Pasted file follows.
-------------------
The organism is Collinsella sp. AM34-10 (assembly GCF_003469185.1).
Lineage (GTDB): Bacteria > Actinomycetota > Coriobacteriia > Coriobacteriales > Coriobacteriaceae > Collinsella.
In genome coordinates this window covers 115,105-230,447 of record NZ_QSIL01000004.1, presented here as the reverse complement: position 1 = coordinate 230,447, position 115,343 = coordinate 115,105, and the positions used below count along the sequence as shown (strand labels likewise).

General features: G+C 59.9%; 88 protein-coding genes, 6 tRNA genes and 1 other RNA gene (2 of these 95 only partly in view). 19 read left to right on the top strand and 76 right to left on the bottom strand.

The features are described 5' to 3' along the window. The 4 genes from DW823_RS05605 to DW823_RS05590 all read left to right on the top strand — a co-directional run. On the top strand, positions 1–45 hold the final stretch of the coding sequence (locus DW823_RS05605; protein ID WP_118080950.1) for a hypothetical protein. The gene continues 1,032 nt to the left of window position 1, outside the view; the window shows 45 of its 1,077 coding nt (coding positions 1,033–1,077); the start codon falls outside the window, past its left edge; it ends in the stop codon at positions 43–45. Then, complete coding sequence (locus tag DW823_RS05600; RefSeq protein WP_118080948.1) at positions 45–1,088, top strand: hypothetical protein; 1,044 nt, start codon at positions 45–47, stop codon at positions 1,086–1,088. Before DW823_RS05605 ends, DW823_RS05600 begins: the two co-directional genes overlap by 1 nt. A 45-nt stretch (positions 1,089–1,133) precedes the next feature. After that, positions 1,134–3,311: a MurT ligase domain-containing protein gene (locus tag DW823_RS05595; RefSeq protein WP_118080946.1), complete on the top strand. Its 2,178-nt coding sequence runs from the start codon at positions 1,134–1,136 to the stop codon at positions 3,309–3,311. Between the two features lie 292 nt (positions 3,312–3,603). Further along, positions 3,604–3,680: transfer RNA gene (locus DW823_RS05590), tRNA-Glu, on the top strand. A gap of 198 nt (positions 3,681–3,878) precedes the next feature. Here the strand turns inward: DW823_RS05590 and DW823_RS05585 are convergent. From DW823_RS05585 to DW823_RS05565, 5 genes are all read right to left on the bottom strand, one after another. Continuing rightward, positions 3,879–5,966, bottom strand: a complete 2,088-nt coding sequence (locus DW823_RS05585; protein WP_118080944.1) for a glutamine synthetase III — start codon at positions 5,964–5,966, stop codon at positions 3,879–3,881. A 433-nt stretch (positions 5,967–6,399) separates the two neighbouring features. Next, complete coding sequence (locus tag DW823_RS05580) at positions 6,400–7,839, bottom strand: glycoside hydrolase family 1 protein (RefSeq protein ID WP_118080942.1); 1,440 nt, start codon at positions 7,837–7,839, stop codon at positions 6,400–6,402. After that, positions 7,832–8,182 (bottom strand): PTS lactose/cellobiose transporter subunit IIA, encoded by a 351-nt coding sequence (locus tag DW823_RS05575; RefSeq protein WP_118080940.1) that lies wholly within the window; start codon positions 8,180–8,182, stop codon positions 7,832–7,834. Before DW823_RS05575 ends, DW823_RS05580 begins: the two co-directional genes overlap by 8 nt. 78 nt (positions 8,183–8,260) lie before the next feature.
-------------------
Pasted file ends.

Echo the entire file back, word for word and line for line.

The organism is Collinsella sp. AM34-10 (assembly GCF_003469185.1).
Lineage (GTDB): Bacteria > Actinomycetota > Coriobacteriia > Coriobacteriales > Coriobacteriaceae > Collinsella.
In genome coordinates this window covers 115,105-230,447 of record NZ_QSIL01000004.1, presented here as the reverse complement: position 1 = coordinate 230,447, position 115,343 = coordinate 115,105, and the positions used below count along the sequence as shown (strand labels likewise).

General features: G+C 59.9%; 88 protein-coding genes, 6 tRNA genes and 1 other RNA gene (2 of these 95 only partly in view). 19 read left to right on the top strand and 76 right to left on the bottom strand.

The features are described 5' to 3' along the window. The 4 genes from DW823_RS05605 to DW823_RS05590 all read left to right on the top strand — a co-directional run. On the top strand, positions 1–45 hold the final stretch of the coding sequence (locus DW823_RS05605; protein ID WP_118080950.1) for a hypothetical protein. The gene continues 1,032 nt to the left of window position 1, outside the view; the window shows 45 of its 1,077 coding nt (coding positions 1,033–1,077); the start codon falls outside the window, past its left edge; it ends in the stop codon at positions 43–45. Then, complete coding sequence (locus tag DW823_RS05600; RefSeq protein WP_118080948.1) at positions 45–1,088, top strand: hypothetical protein; 1,044 nt, start codon at positions 45–47, stop codon at positions 1,086–1,088. Before DW823_RS05605 ends, DW823_RS05600 begins: the two co-directional genes overlap by 1 nt. A 45-nt stretch (positions 1,089–1,133) precedes the next feature. After that, positions 1,134–3,311: a MurT ligase domain-containing protein gene (locus tag DW823_RS05595; RefSeq protein WP_118080946.1), complete on the top strand. Its 2,178-nt coding sequence runs from the start codon at positions 1,134–1,136 to the stop codon at positions 3,309–3,311. Between the two features lie 292 nt (positions 3,312–3,603). Further along, positions 3,604–3,680: transfer RNA gene (locus DW823_RS05590), tRNA-Glu, on the top strand. A gap of 198 nt (positions 3,681–3,878) precedes the next feature. Here the strand turns inward: DW823_RS05590 and DW823_RS05585 are convergent. From DW823_RS05585 to DW823_RS05565, 5 genes are all read right to left on the bottom strand, one after another. Continuing rightward, positions 3,879–5,966, bottom strand: a complete 2,088-nt coding sequence (locus DW823_RS05585; protein WP_118080944.1) for a glutamine synthetase III — start codon at positions 5,964–5,966, stop codon at positions 3,879–3,881. A 433-nt stretch (positions 5,967–6,399) separates the two neighbouring features. Next, complete coding sequence (locus tag DW823_RS05580) at positions 6,400–7,839, bottom strand: glycoside hydrolase family 1 protein (RefSeq protein ID WP_118080942.1); 1,440 nt, start codon at positions 7,837–7,839, stop codon at positions 6,400–6,402. After that, positions 7,832–8,182 (bottom strand): PTS lactose/cellobiose transporter subunit IIA, encoded by a 351-nt coding sequence (locus tag DW823_RS05575; RefSeq protein WP_118080940.1) that lies wholly within the window; start codon positions 8,180–8,182, stop codon positions 7,832–7,834. Before DW823_RS05575 ends, DW823_RS05580 begins: the two co-directional genes overlap by 8 nt. 78 nt (positions 8,183–8,260) lie before the next feature.